A Great Place to Start Is Your State’s League of Cities’ Organization

Staff and attorneys who are working with your state’s League of Cities’ organization often field questions from entities that could benefit significantly from the consistent presence and advice of competent legal counsel. Your local League of Cities’ staff likely knows and is familiar with the entities that are underserved and will be able to help you understand how to connect with those entities.

Start in Your Community and Work Outward

Become a familiar face in the community by patronizing local businesses, joining service organizations, and supporting local school districts. Client relationships often begin with a seemingly random meeting in the grocery store or at a Friday night high school football game with a quick question in passing. Becoming the attorney for one government entity often leads to exposure to others, as city staff and the elected talk to each other at conferences or in the community.

Utilize Virtual Communication Tools

One of the barriers we hear most often about from local political subdivisions is that they cannot afford to hire an attorney. The virtual communication tools we have all become accustomed to during the time of COVID-19 allow attorneys to be available to attend evening meetings or have quick conferences with cities without leaving your office. This cuts down on the time commitment for attorneys by removing the need for travel and reduces the cost of providing legal services to an underserved constituency.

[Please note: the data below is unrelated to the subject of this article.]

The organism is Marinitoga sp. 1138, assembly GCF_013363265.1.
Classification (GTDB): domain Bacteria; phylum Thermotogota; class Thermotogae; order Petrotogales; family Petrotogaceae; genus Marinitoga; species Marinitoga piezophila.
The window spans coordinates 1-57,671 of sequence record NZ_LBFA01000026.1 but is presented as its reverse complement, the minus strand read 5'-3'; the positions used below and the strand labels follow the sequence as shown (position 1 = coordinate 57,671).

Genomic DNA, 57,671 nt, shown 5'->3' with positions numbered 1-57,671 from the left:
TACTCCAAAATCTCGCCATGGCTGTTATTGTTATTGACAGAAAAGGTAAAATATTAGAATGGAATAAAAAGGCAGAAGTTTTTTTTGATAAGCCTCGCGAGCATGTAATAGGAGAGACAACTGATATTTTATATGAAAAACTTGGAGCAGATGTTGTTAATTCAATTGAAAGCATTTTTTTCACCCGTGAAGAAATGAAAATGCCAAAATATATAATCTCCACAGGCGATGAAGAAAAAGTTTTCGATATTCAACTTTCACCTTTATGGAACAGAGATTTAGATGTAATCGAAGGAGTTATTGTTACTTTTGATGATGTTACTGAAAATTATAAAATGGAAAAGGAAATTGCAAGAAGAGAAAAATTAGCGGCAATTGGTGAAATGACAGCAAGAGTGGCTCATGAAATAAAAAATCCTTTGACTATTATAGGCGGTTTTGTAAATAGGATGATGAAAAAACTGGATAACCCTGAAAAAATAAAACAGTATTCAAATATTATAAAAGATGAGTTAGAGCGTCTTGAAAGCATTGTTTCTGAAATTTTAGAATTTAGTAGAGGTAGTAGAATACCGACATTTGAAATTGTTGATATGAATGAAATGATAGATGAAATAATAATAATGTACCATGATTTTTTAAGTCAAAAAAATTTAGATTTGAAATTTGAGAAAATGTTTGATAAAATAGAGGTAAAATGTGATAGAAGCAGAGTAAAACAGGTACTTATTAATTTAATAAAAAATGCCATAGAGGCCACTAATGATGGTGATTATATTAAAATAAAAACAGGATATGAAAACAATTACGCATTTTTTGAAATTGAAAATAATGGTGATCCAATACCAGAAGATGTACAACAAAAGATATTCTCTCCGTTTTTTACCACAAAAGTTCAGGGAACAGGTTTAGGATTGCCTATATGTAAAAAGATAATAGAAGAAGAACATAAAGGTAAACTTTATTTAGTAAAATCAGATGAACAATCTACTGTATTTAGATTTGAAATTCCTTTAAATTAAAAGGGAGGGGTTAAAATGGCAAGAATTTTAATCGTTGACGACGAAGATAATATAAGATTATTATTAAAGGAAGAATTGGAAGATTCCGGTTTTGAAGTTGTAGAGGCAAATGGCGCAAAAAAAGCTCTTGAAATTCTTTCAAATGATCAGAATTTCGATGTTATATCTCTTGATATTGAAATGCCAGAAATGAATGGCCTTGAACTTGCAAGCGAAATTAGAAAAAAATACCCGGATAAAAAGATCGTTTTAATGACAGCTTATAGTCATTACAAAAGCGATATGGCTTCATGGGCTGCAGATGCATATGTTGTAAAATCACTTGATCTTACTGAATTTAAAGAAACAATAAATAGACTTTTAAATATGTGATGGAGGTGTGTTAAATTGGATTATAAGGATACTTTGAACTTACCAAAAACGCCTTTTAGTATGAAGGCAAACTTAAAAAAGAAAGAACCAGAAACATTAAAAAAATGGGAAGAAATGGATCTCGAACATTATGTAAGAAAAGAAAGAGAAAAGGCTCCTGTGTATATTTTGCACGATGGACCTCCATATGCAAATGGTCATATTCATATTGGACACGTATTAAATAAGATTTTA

Be Flexible and Creative in Fee Arrangements with Your Local Political Subdivisions

For example, an attorney can offer a rural city several hours at a slightly reduced hourly rate, which is included within the entity’s budget. Getting a line item into the budget for attorney advice allows those members of a governing body to feel more comfortable reaching out for help regularly, and hopefully before they inadvertently stumble into a significant and costly problem.

Keep in Contact

By having regular contact with the elected or staff, you will hopefully be able to increase their trust in your abilities and head more issues off at the pass with minimal expense.

Political-subdivisions law is growing more complex with every passing year (and legislative session). The guidance of a competent attorney is more important than ever for local political subdivisions. Rewarding and profitable work is out there for young lawyers in service to municipalities and other small political subdivisions if you are willing to be adaptable and innovative in finding ways to serve.

For more in-depth information on this topic, watch the ABA Career Center Career Choice webinar on local government attorneys. The speakers discuss what it’s like to work in local government and how they broke into their respective positions, the pros and cons, and what a typical day in their practice entails. Note: This is not for CLE. The recorded program and materials are exclusively for ABA members.